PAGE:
How do Condensate pumps work?
Landfill condensate refers to the wastewater that is produced after extracting biogas from the landfill. Condensate is also produced during biogas upgrading, this is the process of cleaning the biogas that is created from the decomposition of organic material within the landfill site. Condensate has a low level of contamination compared to leachate but the contamination levels still require it to be properly disposed of. Leachate is the liquid extracted from landfill sites as a result of the decomposition process, it is highly contaminated and must not be released into the environment without treatment. Condensate can be treated and disposed of using several methods. In this article we take a look at condensate produced from landfill sites and how condensate pumps work to help to dispose of the contaminated water.
How is condensate collected
As part of the biogas collection and cleaning process condensate is collected in the pipes. Biogas upgrading is the process of removing polluting gasses from biogas to transform it into biomethane. Biomethane can then be used to power vehicles or be injected back into the gas grid network. One of the contaminations of biogas is condensate, this is the water that is collected when biogas goes through the biogas upgrading process and as part of the biogas extraction process, from the landfill into the biogas tanks. There are several different stages of the biogas upgrading process where the condensate is collected and stored. Each of these stages aims to alter the biogas to make it more pure by removing the other gasses and leaving methane behind. The condensate is stored during each stage until there is enough for it to be processed correctly.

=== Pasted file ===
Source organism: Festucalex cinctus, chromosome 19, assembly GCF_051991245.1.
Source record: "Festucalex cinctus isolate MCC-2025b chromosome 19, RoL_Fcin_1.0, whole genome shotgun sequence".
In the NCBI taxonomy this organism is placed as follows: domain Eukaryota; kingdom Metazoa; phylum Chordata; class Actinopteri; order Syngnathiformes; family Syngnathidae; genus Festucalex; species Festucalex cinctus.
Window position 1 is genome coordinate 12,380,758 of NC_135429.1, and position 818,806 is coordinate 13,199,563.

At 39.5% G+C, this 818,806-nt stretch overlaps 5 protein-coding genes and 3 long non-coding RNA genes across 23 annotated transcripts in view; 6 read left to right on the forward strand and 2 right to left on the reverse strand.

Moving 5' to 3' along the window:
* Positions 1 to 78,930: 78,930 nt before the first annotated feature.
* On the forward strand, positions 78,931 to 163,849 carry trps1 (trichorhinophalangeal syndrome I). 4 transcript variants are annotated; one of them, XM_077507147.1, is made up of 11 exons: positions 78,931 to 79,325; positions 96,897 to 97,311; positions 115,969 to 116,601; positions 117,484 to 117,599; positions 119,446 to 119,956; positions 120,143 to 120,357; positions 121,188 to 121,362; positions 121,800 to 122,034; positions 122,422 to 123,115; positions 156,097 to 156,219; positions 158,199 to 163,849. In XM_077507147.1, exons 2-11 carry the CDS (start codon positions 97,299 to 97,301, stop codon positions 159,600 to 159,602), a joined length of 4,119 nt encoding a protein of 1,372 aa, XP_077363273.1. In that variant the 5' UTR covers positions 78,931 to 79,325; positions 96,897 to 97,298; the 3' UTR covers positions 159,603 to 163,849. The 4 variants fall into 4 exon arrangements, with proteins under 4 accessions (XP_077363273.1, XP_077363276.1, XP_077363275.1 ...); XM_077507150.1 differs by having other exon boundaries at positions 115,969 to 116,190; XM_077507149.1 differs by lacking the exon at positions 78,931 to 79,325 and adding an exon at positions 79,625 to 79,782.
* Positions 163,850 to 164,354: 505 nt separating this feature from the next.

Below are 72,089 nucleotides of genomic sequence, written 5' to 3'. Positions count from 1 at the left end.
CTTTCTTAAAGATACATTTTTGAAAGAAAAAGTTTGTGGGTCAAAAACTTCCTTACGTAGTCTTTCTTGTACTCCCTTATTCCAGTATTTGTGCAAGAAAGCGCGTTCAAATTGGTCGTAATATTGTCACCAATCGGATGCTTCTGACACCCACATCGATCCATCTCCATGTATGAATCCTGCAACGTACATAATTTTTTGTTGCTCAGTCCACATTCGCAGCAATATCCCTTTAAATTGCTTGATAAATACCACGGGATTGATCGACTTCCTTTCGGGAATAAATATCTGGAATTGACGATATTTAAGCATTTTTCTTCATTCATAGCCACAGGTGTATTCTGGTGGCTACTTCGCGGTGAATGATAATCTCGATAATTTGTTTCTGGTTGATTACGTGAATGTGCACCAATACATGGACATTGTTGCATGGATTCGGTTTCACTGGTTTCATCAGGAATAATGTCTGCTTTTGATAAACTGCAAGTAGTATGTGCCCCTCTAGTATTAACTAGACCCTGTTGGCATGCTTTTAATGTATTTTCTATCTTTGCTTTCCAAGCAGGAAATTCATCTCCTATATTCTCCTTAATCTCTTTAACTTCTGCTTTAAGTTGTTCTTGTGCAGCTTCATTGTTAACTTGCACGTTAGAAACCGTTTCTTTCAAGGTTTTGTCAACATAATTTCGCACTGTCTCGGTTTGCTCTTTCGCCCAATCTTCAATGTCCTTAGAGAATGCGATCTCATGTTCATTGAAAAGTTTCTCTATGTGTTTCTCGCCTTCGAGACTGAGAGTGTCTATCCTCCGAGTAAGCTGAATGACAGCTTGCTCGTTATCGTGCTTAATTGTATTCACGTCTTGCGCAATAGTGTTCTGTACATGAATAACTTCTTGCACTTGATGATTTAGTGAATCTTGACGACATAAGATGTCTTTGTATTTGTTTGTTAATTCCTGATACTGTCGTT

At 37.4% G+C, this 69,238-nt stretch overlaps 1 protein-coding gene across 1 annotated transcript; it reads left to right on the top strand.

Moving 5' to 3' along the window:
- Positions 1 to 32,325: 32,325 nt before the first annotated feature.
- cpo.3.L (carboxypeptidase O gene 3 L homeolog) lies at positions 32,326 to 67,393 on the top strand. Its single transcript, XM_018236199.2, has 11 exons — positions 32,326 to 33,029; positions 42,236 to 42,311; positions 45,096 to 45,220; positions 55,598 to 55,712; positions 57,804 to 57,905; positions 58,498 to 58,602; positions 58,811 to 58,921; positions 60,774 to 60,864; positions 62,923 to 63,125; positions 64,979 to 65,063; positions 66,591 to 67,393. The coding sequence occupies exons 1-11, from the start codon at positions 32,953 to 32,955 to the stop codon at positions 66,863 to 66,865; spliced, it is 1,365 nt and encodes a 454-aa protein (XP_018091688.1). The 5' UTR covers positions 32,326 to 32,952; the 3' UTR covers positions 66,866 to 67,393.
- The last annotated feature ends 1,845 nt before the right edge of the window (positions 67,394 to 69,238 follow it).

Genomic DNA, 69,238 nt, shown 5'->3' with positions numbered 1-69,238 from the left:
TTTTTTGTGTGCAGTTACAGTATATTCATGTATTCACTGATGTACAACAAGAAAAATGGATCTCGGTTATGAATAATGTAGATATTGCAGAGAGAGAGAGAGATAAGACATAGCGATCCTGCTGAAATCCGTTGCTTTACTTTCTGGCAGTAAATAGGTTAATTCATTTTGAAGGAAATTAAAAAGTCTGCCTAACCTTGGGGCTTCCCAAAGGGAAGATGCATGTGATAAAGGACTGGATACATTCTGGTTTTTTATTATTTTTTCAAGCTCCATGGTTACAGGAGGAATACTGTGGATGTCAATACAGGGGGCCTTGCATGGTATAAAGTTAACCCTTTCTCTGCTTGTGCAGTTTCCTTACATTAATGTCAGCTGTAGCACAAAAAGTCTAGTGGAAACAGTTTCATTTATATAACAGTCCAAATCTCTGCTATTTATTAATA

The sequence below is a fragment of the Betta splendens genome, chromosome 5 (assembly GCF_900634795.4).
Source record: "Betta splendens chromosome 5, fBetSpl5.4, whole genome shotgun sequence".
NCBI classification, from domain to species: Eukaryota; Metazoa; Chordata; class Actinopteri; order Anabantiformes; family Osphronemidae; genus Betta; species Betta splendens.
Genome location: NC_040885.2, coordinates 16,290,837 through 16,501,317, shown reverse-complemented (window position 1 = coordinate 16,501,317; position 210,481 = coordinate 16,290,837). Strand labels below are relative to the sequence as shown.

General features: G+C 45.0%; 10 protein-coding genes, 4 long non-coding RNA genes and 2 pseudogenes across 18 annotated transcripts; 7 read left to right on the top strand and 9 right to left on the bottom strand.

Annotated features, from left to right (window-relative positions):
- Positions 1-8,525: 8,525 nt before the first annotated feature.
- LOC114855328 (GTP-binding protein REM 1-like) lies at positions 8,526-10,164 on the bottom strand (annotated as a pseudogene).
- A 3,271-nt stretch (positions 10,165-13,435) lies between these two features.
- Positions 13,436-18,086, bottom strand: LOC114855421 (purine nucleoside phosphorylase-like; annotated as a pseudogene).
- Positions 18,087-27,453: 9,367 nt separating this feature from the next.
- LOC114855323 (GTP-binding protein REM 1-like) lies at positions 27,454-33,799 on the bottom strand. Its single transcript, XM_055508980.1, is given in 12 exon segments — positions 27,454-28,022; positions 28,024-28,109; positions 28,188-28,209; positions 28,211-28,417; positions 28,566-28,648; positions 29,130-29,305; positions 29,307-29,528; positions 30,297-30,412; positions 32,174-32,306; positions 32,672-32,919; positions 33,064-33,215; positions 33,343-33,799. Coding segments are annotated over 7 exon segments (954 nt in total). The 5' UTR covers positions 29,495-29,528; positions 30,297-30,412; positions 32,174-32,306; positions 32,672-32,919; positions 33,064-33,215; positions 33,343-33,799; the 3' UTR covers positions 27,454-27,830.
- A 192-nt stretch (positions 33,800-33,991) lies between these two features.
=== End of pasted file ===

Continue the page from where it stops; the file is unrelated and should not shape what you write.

What happens to condensate in landfills?
Previously landfills could just dispose of condensate by releasing it into the atmosphere. It was believed that this was an appropriate method for disposal. However regulations now require condensate to be treated and disposed of properly in order to avoid contaminating the environment. Condensate contains several different levels of pollutants. Although these levels are not as high as leachate, condensate is still considered dangerous and should not be released into the environment without proper treatment.
Leachate treatment facilities
One of the easiest ways for landfills to deal with condensate is to pump it into their onsite leachate treatment facility. Many larger landfills treat leachate on site and then put it back into the sewer system. Leachate is the liquid waste produced from landfill sites, it is a very highly toxic waste that needs to be carefully collected and treated to remove pollutants. By adding in the condensate to the leachate it can be treated at the same time and go through the same process.
Another way that condensate can be disposed of is through a wastewater facility. Landfills that do not have an onsite leachate treatment facility may choose to transport the condensate to their local wastewater facility. Practically this can be a time consuming process and is only a viable option if there is a local wastewater facility that will accept condensate from a landfill site.
Condensate flaring is the process of burning condensate to dispose of it with minimal effort or attempt to recycle it. Many landfill sites that are small in size do not have the facility to extract and upgrade biogas in order to recycle it and inject it back into the gas grid. Condensate in this instance can be flared by injecting it into enclosed flares. The water then evaporates and any pollutants are burnt as part of the flaring process. Condensate flaring should be minimized as the process of burning will result in greenhouse gasses entering the atmosphere and contributing to global warming.
QED condensate pumping
At QED we have numerous solutions for the landfill industry to effectively pump out and dispose of leachate and condensate. Our experts are able to advise on the best solution for your current location. We can also provide the equipment to help your landfill comply with regulations and remove the unwanted waste products in a way that best suits your site structure, location and size. Find out more about leachate and condensate pumping or contact one of our expert teams.